Thursday, February 4, 2010

Über eine neue Art von Strahlung

In the fields of observation chance favors only the prepared mind.
—Louis Pasteur

Wilhelm Roentgen (Röntgen for the purists & pronounced sort of like runt-ghen, i.e., with a hard "g") rocked the scientific world when he published Über eine neue Art von Strahlung ("On a new Type of Radiation"). The classic 1896 paper described experiments he had conducted the preceding fall. Just five years later in 1901, Roentgen received the very first Nobel Prize in Physics. The citation recited:
"in recognition of the extraordinary services he has rendered by the discovery of the remarkable rays subsequently named after him." 
Roentgen didn't want "his" rays to be named after him, and so (in the English-speaking world at least) they are called by the term he coined: X-rays, wherein the "X" stood for "unknown". An account of Roentgen's serendipitous discovery of X-rays is well documented in the Wiki bio linked above. I have a copy of that first paper (in German) published as Chapter 11 in a remarkable book called The German Scientific Heritage by Reginald Phelps & Jack Stein (Copyright 1962 by Holt, Rinehart and Winston, New York). Roentgen wrote in that classic "tall-by-the-brook-standing-tree" syntactical style that seems so uniquely German. Yet Roentgen was an impeccable experimentalist and had already discovered many of the interesting properties of X-rays and set them forth in that first publication. Most astonishing, and perhaps convincing, was his inclusion of the first ever Röntgenbild: an X-ray photograph of his wife's hand, complete with ring:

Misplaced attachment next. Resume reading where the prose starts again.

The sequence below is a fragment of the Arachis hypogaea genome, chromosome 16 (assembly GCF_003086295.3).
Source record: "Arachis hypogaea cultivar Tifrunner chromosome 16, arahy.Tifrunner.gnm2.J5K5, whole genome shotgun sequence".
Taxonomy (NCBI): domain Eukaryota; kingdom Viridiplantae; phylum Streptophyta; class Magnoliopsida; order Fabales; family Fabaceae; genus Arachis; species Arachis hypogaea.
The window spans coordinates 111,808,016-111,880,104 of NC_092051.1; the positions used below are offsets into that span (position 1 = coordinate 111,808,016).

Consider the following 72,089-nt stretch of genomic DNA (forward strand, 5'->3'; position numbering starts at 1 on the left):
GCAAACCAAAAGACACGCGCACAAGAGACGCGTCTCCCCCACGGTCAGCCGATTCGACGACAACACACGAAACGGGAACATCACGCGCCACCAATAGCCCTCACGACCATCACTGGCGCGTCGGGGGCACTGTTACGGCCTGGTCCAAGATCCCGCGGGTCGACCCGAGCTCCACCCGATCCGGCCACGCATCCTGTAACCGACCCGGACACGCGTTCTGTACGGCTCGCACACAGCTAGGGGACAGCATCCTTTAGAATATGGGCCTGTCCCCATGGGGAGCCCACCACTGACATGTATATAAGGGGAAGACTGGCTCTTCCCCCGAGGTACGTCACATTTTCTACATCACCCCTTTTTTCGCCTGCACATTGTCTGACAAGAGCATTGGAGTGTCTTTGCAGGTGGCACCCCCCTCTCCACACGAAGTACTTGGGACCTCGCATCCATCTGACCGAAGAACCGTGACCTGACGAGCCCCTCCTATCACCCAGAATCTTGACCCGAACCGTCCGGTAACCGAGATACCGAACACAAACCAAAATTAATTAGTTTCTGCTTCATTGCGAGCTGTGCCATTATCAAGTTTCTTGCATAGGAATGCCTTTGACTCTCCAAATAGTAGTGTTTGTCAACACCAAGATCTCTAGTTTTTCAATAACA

Hält man die Hand zwischen den Entladungsapparat und den Schirm, so sieht man die dunklen Schatten der Handknochen in dem nur wenig dunkleren Schattenbild der Hand.

Holding the hand between the discharge apparatus and the screen, one sees the darker shadow of the hand bones within the lighter shadow of the hand.

I bring all this up for two reasons: First: heavier atoms in molecules and hence materials are easier to see with X-rays than are lighter ones. Bones are mostly made of calcium, phosphorus and oxygen: the former two elements #20 and #15, are twice as heavy as the "heavy" elements that make up soft tissue, viz., carbon (6), nitrogen (7) and oxygen (8). Hydrogen (1) is the hardest atom of all to see with X-rays. This is also why MRI is such a great complimentary technique to X-rays: it mainly locates (visualizes) hydrogen in water and hydrogen attached to carbon in soft tissues; bones are mostly invisible.  Chemists recognize the same complimentarity between X-ray crystallography and NMR spectroscopy.  Metals like gold (79) stand out even more sharply by X-ray.  Roentgen realized all of this in his now classic paper in which he tested the transparency of various materials.

Another reason to bring this all up is that screening methods at airports have been in the news lately. X-rays are used to screen luggage and people for bombs and contraband. A good primer on their use can be found here.  I'm still looking for a good reference on the techniques used for full body scans, especially since the apparent threat of bosom bombers would appear to challenge the current systems and methods in place. Plastic explosives like PETN can be distinguished from silicone breast implants, but apparently not without effort.

Meanwhile, Frau Roentgen is ready for her close-up now:


  1. Hey I specialize in naked breasts on my blog.

    But it is a great way to get more hits.

    Keep up the breast blogging bud.

  2. See that's what we have in common.

    Naked breast blogging.

  3. *slaps forehead* Duh!

    I'll never question your authority again!